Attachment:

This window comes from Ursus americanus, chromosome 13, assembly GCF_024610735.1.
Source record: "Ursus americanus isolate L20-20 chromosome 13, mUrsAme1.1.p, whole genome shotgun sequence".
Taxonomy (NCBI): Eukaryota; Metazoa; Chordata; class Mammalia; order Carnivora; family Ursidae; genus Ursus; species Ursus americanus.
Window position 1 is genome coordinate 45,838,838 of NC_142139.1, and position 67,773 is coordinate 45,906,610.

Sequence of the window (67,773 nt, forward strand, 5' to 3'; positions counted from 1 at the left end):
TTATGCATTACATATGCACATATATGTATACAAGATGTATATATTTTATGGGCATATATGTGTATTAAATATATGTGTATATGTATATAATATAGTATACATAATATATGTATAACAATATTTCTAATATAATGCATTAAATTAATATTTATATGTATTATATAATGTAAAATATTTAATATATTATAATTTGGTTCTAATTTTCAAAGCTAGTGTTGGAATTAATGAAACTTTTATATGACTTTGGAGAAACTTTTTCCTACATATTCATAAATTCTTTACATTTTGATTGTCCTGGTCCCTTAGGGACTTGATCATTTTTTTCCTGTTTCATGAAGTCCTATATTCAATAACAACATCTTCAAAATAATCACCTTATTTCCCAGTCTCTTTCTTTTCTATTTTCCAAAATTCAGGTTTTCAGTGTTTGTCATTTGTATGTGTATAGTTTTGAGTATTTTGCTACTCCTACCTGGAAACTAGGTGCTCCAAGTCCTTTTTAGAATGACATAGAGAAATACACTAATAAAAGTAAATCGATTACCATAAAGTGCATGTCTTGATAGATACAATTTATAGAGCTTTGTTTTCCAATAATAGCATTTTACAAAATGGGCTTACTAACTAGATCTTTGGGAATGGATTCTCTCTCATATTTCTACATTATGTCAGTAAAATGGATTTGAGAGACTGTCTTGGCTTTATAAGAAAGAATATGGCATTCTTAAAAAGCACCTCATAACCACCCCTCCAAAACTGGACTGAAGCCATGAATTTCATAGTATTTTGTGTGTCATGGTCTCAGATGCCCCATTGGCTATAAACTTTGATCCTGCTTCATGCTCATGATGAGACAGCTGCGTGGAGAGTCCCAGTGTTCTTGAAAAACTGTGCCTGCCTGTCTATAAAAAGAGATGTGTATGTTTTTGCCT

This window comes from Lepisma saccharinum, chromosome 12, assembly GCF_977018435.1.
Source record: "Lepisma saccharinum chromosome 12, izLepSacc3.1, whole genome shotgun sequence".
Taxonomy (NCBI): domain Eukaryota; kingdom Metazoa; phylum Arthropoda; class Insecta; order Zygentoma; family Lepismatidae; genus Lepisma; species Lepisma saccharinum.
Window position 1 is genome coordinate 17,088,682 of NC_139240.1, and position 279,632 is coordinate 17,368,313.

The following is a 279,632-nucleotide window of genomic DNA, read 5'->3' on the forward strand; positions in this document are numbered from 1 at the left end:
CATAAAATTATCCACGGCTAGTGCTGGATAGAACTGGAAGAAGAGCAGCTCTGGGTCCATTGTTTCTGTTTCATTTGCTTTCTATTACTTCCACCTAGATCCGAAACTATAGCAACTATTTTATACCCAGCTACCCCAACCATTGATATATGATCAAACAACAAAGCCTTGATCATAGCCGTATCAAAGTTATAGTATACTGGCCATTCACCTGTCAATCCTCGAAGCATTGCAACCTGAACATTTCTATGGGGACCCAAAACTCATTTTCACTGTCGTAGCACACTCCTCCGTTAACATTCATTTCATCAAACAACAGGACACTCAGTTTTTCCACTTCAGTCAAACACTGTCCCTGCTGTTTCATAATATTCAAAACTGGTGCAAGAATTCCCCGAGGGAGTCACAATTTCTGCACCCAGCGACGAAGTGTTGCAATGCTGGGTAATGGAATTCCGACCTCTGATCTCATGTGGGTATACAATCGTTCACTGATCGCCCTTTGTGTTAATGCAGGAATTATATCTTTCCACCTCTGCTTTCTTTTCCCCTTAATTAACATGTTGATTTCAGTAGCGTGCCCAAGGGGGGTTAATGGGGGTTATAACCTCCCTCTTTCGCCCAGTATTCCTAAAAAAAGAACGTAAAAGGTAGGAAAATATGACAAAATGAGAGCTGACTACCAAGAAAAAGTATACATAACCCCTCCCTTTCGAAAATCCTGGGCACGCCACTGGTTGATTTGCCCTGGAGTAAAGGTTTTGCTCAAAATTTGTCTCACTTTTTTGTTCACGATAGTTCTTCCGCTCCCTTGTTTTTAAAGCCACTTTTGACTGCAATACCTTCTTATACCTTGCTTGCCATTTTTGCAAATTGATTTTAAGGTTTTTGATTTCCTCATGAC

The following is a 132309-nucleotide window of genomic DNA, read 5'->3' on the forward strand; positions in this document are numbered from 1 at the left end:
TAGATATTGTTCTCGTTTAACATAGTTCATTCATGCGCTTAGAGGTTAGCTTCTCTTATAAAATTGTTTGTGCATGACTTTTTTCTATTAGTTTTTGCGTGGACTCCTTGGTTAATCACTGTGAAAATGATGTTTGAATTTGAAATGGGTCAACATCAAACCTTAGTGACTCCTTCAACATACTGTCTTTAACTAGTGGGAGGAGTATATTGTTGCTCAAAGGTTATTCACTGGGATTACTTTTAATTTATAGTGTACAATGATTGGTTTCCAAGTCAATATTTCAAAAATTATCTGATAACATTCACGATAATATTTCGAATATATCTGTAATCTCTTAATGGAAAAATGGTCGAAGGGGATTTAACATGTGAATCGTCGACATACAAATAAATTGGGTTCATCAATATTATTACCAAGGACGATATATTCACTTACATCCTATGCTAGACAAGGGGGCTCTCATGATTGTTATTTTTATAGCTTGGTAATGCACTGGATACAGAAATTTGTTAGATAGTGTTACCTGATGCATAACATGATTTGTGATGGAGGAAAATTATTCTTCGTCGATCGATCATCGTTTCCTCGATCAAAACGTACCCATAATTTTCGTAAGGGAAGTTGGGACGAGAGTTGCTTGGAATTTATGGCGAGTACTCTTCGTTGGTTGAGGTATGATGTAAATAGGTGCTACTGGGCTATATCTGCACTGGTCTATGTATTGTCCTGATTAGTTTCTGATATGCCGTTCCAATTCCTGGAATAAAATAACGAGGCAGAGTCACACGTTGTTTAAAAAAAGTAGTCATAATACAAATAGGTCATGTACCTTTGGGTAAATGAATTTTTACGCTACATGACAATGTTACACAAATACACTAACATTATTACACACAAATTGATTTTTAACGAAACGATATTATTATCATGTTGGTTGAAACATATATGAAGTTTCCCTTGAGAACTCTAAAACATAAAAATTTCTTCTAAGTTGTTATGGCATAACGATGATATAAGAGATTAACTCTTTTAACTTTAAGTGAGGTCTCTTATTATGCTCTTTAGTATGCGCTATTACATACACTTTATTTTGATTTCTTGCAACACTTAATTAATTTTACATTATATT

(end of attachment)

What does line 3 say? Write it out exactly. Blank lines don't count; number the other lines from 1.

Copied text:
Taxonomy (NCBI): Eukaryota; Metazoa; Chordata; class Mammalia; order Carnivora; family Ursidae; genus Ursus; species Ursus americanus.